We all fuck up, and when we do, the process of correcting our mistake most often starts with an apology.
As an individual, a good apology is pretty simple: we say sorry, maybe outline steps to avoid making the same mistake again, and move on. But for a company, apologies are more difficult. If a company messes up, its executives aren’t able to apologize in a catered way to a single person—they have to attempt to adequately communicate their remorse and plan for improvement to several different kinds of people including clients/customers, investors and stakeholders, and employees.
In March, news broke that Cambridge Analytica, a data mining/consulting firm, had collected personal information from 87 million Facebook users without permission and then reportedly used it for a number of highly unethical purposes (including to influence voters in the 2016 election of Donald Trump). People were understandably furious. Shouldn’t Facebook have known that developers were illegally collecting its users’ data?
In less than 48 hours, the company’s value decreased by $35B USD and Mark Zuckerberg’s personal net worth dropped $9B USD (don’t worry too much though, both Facebook and Zuckerberg are still worth billions). Zuckerberg was lambasted particularly hard because after the news broke he seemed to drop off the face of the earth for five days. It took Zuck FIVE DAYS to respond on behalf of Facebook, and when he did, his apology was awful. I’ve annotated parts of his statement below to shed light on what not to do if you’re apologizing on behalf of a company.
This is a very cold open, especially since it was the first time Zuck commented publicly about the news.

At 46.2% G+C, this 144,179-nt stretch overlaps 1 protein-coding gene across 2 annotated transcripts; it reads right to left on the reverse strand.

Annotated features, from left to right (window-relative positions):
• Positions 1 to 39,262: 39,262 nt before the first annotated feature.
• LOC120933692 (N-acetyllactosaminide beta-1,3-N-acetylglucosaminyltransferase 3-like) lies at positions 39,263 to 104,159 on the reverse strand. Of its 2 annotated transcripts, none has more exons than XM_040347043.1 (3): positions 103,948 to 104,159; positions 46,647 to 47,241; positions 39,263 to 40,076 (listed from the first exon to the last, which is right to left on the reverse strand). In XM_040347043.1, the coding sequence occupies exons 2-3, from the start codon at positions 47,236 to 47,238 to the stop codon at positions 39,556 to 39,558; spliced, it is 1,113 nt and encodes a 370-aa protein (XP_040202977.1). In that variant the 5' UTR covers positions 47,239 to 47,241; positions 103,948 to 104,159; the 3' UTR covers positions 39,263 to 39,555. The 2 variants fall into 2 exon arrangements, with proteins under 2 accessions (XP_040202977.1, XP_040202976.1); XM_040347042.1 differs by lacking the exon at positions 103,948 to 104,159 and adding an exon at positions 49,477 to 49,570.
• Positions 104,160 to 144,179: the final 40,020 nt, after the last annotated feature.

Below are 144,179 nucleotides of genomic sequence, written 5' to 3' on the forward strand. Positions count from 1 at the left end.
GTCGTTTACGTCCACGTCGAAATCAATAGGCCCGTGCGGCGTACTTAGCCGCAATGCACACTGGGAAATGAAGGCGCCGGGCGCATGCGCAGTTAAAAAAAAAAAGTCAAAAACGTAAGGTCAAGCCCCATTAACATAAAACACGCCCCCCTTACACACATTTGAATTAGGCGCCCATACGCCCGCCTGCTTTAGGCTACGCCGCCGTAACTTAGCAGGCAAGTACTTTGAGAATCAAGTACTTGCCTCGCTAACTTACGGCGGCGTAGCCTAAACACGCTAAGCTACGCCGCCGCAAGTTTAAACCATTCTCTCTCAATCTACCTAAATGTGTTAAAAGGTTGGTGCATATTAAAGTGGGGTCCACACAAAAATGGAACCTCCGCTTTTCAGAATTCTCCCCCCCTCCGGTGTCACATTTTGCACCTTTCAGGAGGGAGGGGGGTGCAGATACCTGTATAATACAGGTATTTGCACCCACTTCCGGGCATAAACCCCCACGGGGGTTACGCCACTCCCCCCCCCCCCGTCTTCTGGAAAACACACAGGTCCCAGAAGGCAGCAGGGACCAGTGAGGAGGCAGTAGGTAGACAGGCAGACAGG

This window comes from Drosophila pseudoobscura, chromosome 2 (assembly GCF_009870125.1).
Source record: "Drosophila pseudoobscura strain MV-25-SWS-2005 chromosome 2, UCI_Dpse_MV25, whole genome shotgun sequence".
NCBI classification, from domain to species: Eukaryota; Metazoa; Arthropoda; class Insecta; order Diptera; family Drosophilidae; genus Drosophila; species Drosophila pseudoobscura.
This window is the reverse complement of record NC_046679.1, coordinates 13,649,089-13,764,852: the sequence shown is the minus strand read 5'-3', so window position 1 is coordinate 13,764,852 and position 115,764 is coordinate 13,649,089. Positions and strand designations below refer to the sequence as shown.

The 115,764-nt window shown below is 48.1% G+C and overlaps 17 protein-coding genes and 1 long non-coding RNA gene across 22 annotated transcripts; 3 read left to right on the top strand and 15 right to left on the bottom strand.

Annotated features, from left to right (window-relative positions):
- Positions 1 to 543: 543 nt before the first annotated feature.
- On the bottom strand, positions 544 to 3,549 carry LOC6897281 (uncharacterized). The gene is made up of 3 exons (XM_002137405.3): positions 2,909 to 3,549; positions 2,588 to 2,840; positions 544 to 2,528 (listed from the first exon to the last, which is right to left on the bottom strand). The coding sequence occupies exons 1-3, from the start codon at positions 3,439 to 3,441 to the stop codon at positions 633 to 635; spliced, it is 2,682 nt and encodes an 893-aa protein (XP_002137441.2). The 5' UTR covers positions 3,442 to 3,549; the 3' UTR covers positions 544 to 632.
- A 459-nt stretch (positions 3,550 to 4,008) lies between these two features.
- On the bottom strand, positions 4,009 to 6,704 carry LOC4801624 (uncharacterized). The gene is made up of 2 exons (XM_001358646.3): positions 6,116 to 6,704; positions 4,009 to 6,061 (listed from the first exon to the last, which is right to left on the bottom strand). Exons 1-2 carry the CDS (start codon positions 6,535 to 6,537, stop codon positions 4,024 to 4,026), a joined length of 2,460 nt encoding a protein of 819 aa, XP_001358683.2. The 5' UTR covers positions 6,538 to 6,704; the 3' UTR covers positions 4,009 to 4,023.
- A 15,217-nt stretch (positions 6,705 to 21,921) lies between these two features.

He calls it an “update,” so it sounds professional but that also makes it feel extremely impersonal, a mistake given the large number of people this personally impacted.
He should have started here. This line is great because he’s directly addressing the people impacted and (even though he doesn’t outright apologize) he sounds apologetic.
The second line should have been: “I’m sorry for this breach of your trust. I’ve been working to understand exactly what happened and how to make sure this doesn’t happen again, and I’m sorry that we didn’t do more to protect your data in the first place.”
-1 for Zuck.
We’re getting into the body of this statement and he still hasn’t apologized. He should have said sorry right away.
Purely from a PR perspective, this paragraph is interesting because it shows that Facebook knew about the data breach years ago.
This opens Zuck up to additional questions/criticisms around why he didn’t do more at the time. It’s also another opportunity to apologize that he doesn’t take.
Theoretically, this timeline could have been great, but Zuck uses it as an opportunity to place all the blame on Cambridge Analytica and outline the things Facebook has done right, when the point of this statement is that Facebook clearly did something wrong. It would have been better/more meaningful if he also used it as an opportunity to address Facebook’s shortcomings.
Replace: “We need to fix that.” with “We’re sorry we didn’t do more to protect it, and we’re working tirelessly to develop solutions that …”
The steps that follow are great.